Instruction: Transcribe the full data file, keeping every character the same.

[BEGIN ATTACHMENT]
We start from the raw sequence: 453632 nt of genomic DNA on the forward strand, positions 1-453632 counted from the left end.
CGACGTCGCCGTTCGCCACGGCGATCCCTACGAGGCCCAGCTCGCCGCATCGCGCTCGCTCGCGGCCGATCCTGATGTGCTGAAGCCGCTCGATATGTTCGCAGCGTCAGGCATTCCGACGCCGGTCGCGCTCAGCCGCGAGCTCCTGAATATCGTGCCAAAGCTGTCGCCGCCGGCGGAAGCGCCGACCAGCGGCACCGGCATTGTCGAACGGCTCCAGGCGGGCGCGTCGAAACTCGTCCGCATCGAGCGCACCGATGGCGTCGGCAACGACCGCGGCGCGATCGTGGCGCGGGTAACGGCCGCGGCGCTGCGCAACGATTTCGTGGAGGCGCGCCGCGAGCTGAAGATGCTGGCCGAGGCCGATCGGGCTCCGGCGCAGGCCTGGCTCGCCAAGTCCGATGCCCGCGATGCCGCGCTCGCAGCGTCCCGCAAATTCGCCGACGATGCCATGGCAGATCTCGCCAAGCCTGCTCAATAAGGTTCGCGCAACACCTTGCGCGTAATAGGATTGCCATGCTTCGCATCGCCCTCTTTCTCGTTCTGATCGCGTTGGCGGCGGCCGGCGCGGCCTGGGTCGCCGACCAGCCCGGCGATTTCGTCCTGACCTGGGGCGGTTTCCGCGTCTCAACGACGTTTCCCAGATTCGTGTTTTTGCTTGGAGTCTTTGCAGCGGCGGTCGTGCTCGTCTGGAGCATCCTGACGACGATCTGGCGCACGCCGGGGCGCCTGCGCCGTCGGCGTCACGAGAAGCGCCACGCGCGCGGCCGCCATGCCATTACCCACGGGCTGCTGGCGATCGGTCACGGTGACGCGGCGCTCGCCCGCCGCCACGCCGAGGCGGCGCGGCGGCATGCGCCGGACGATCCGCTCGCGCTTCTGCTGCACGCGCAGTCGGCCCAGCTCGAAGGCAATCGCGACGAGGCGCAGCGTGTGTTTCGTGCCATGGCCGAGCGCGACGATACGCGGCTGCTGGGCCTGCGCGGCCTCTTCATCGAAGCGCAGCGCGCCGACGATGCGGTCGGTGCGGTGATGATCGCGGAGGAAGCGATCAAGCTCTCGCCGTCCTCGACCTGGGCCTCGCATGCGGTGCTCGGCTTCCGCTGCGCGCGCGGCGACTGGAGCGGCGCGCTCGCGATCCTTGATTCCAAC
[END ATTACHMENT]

We start from the raw sequence: 453632 nt of genomic DNA on the forward strand, positions 1-453632 counted from the left end.
CGACGTCGCCGTTCGCCACGGCGATCCCTACGAGGCCCAGCTCGCCGCATCGCGCTCGCTCGCGGCCGATCCTGATGTGCTGAAGCCGCTCGATATGTTCGCAGCGTCAGGCATTCCGACGCCGGTCGCGCTCAGCCGCGAGCTCCTGAATATCGTGCCAAAGCTGTCGCCGCCGGCGGAAGCGCCGACCAGCGGCACCGGCATTGTCGAACGGCTCCAGGCGGGCGCGTCGAAACTCGTCCGCATCGAGCGCACCGATGGCGTCGGCAACGACCGCGGCGCGATCGTGGCGCGGGTAACGGCCGCGGCGCTGCGCAACGATTTCGTGGAGGCGCGCCGCGAGCTGAAGATGCTGGCCGAGGCCGATCGGGCTCCGGCGCAGGCCTGGCTCGCCAAGTCCGATGCCCGCGATGCCGCGCTCGCAGCGTCCCGCAAATTCGCCGACGATGCCATGGCAGATCTCGCCAAGCCTGCTCAATAAGGTTCGCGCAACACCTTGCGCGTAATAGGATTGCCATGCTTCGCATCGCCCTCTTTCTCGTTCTGATCGCGTTGGCGGCGGCCGGCGCGGCCTGGGTCGCCGACCAGCCCGGCGATTTCGTCCTGACCTGGGGCGGTTTCCGCGTCTCAACGACGTTTCCCAGATTCGTGTTTTTGCTTGGAGTCTTTGCAGCGGCGGTCGTGCTCGTCTGGAGCATCCTGACGACGATCTGGCGCACGCCGGGGCGCCTGCGCCGTCGGCGTCACGAGAAGCGCCACGCGCGCGGCCGCCATGCCATTACCCACGGGCTGCTGGCGATCGGTCACGGTGACGCGGCGCTCGCCCGCCGCCACGCCGAGGCGGCGCGGCGGCATGCGCCGGACGATCCGCTCGCGCTTCTGCTGCACGCGCAGTCGGCCCAGCTCGAAGGCAATCGCGACGAGGCGCAGCGTGTGTTTCGTGCCATGGCCGAGCGCGACGATACGCGGCTGCTGGGCCTGCGCGGCCTCTTCATCGAAGCGCAGCGCGCCGACGATGCGGTCGGTGCGGTGATGATCGCGGAGGAAGCGATCAAGCTCTCGCCGTCCTCGACCTGGGCCTCGCATGCGGTGCTCGGCTTCCGCTGCGCGCGCGGCGACTGGAGCGGCGCGCTCGCGATCCTTGATTCCAAC